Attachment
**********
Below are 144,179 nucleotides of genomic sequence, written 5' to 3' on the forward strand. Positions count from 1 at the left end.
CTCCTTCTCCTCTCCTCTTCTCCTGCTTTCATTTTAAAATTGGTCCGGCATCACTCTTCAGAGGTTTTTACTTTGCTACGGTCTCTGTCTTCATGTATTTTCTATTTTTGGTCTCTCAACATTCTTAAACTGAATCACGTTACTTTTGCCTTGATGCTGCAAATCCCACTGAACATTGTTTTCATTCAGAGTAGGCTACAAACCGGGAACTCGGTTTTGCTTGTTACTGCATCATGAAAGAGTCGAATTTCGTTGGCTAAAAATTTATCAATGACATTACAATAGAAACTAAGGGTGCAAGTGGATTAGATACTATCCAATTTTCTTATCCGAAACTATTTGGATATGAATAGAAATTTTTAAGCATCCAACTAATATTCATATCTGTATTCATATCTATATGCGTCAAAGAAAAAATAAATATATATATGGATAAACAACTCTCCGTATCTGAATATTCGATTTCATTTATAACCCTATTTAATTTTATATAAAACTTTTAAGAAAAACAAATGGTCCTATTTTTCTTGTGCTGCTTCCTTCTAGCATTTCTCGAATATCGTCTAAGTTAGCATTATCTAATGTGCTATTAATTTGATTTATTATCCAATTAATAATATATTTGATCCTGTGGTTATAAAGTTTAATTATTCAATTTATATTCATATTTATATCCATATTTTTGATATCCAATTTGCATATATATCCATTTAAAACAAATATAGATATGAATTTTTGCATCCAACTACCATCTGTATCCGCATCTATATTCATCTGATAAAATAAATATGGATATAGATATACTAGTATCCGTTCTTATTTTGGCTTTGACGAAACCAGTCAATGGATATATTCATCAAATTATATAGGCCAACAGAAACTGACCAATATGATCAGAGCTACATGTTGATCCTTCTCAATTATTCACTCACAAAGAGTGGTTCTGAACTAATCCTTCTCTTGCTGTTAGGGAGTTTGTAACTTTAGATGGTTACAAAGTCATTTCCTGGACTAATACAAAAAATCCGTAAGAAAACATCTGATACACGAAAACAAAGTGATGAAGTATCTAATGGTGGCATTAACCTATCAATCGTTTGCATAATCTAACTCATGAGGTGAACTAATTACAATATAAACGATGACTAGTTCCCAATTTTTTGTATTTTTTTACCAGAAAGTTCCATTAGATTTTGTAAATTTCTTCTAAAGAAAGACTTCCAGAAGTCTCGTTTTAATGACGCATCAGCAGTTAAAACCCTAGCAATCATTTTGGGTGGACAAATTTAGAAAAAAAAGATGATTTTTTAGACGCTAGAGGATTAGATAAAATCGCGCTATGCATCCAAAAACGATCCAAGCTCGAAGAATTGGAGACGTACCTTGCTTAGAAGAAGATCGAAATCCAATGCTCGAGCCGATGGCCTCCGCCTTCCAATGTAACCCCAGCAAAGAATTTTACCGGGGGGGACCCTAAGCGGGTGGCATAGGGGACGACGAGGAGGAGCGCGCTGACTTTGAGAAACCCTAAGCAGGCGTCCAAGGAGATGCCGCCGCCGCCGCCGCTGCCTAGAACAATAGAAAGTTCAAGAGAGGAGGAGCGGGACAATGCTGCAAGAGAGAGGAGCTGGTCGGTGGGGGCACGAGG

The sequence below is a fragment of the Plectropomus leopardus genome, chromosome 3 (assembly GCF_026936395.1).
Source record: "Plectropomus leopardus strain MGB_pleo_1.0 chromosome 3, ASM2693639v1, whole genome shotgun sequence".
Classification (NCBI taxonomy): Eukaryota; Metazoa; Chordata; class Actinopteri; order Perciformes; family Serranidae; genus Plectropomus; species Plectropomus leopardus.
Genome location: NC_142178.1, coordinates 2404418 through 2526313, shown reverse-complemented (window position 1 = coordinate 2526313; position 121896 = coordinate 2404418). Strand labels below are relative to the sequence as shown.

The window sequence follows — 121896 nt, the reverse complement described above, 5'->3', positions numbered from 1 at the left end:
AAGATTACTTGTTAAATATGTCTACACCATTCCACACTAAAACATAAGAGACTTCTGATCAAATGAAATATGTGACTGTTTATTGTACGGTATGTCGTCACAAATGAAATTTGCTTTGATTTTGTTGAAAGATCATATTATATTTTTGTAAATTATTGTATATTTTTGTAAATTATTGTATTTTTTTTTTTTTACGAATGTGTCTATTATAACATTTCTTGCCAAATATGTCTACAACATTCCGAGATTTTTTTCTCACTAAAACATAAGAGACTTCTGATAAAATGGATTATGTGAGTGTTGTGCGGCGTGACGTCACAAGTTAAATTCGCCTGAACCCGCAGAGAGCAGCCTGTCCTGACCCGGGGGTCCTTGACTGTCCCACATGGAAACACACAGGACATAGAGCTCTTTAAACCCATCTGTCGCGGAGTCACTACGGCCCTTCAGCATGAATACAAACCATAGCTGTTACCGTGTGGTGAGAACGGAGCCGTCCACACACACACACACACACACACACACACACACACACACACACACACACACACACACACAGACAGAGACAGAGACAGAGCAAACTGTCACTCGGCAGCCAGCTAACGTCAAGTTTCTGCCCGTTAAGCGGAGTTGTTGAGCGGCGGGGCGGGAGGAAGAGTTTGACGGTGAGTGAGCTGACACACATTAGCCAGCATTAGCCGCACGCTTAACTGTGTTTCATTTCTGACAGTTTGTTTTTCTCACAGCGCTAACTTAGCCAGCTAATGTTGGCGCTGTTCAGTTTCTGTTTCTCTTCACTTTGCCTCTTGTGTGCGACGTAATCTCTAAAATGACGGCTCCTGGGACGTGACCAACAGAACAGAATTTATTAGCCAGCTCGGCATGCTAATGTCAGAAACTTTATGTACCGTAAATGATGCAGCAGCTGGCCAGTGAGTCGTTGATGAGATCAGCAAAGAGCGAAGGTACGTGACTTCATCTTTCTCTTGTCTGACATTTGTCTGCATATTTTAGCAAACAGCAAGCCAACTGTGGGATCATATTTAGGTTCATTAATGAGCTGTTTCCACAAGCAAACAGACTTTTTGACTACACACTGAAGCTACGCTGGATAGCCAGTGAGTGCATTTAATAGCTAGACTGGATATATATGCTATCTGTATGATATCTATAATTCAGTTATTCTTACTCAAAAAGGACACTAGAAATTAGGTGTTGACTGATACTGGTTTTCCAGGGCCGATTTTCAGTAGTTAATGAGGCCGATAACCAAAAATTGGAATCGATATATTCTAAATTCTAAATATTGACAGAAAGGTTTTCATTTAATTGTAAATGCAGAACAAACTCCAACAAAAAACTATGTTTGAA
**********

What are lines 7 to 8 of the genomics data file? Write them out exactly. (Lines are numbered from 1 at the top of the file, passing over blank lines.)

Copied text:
The window sequence follows — 121896 nt, the reverse complement described above, 5'->3', positions numbered from 1 at the left end:
AAGATTACTTGTTAAATATGTCTACACCATTCCACACTAAAACATAAGAGACTTCTGATCAAATGAAATATGTGACTGTTTATTGTACGGTATGTCGTCACAAATGAAATTTGCTTTGATTTTGTTGAAAGATCATATTATATTTTTGTAAATTATTGTATATTTTTGTAAATTATTGTATTTTTTTTTTTTTACGAATGTGTCTATTATAACATTTCTTGCCAAATATGTCTACAACATTCCGAGATTTTTTTCTCACTAAAACATAAGAGACTTCTGATAAAATGGATTATGTGAGTGTTGTGCGGCGTGACGTCACAAGTTAAATTCGCCTGAACCCGCAGAGAGCAGCCTGTCCTGACCCGGGGGTCCTTGACTGTCCCACATGGAAACACACAGGACATAGAGCTCTTTAAACCCATCTGTCGCGGAGTCACTACGGCCCTTCAGCATGAATACAAACCATAGCTGTTACCGTGTGGTGAGAACGGAGCCGTCCACACACACACACACACACACACACACACACACACACACACACACACACACACACACACAGACAGAGACAGAGACAGAGCAAACTGTCACTCGGCAGCCAGCTAACGTCAAGTTTCTGCCCGTTAAGCGGAGTTGTTGAGCGGCGGGGCGGGAGGAAGAGTTTGACGGTGAGTGAGCTGACACACATTAGCCAGCATTAGCCGCACGCTTAACTGTGTTTCATTTCTGACAGTTTGTTTTTCTCACAGCGCTAACTTAGCCAGCTAATGTTGGCGCTGTTCAGTTTCTGTTTCTCTTCACTTTGCCTCTTGTGTGCGACGTAATCTCTAAAATGACGGCTCCTGGGACGTGACCAACAGAACAGAATTTATTAGCCAGCTCGGCATGCTAATGTCAGAAACTTTATGTACCGTAAATGATGCAGCAGCTGGCCAGTGAGTCGTTGATGAGATCAGCAAAGAGCGAAGGTACGTGACTTCATCTTTCTCTTGTCTGACATTTGTCTGCATATTTTAGCAAACAGCAAGCCAACTGTGGGATCATATTTAGGTTCATTAATGAGCTGTTTCCACAAGCAAACAGACTTTTTGACTACACACTGAAGCTACGCTGGATAGCCAGTGAGTGCATTTAATAGCTAGACTGGATATATATGCTATCTGTATGATATCTATAATTCAGTTATTCTTACTCAAAAAGGACACTAGAAATTAGGTGTTGACTGATACTGGTTTTCCAGGGCCGATTTTCAGTAGTTAATGAGGCCGATAACCAAAAATTGGAATCGATATATTCTAAATTCTAAATATTGACAGAAAGGTTTTCATTTAATTGTAAATGCAGAACAAACTCCAACAAAAAACTATGTTTGAA